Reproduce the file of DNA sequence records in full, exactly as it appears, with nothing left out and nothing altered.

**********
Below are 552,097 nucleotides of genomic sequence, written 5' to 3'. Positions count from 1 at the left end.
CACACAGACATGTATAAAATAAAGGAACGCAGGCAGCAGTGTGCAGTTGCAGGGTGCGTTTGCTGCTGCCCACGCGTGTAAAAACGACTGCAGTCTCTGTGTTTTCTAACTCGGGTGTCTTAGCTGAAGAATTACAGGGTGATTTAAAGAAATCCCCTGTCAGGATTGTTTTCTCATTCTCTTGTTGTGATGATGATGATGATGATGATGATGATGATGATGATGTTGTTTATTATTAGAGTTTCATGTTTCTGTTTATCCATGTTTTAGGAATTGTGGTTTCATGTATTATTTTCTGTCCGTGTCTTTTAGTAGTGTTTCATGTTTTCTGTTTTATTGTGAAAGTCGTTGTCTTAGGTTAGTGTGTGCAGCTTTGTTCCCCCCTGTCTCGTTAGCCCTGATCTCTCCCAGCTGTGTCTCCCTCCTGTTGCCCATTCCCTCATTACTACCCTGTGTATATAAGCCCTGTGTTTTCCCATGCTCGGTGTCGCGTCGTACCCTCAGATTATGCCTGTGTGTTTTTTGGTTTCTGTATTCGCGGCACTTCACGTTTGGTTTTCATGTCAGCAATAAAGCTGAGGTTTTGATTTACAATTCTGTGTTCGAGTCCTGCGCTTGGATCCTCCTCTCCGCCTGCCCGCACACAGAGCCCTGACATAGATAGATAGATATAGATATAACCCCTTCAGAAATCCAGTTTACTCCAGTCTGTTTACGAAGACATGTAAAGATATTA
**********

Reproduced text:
Below are 552,097 nucleotides of genomic sequence, written 5' to 3'. Positions count from 1 at the left end.
CACACAGACATGTATAAAATAAAGGAACGCAGGCAGCAGTGTGCAGTTGCAGGGTGCGTTTGCTGCTGCCCACGCGTGTAAAAACGACTGCAGTCTCTGTGTTTTCTAACTCGGGTGTCTTAGCTGAAGAATTACAGGGTGATTTAAAGAAATCCCCTGTCAGGATTGTTTTCTCATTCTCTTGTTGTGATGATGATGATGATGATGATGATGATGATGATGATGTTGTTTATTATTAGAGTTTCATGTTTCTGTTTATCCATGTTTTAGGAATTGTGGTTTCATGTATTATTTTCTGTCCGTGTCTTTTAGTAGTGTTTCATGTTTTCTGTTTTATTGTGAAAGTCGTTGTCTTAGGTTAGTGTGTGCAGCTTTGTTCCCCCCTGTCTCGTTAGCCCTGATCTCTCCCAGCTGTGTCTCCCTCCTGTTGCCCATTCCCTCATTACTACCCTGTGTATATAAGCCCTGTGTTTTCCCATGCTCGGTGTCGCGTCGTACCCTCAGATTATGCCTGTGTGTTTTTTGGTTTCTGTATTCGCGGCACTTCACGTTTGGTTTTCATGTCAGCAATAAAGCTGAGGTTTTGATTTACAATTCTGTGTTCGAGTCCTGCGCTTGGATCCTCCTCTCCGCCTGCCCGCACACAGAGCCCTGACATAGATAGATAGATATAGATATAACCCCTTCAGAAATCCAGTTTACTCCAGTCTGTTTACGAAGACATGTAAAGATATTA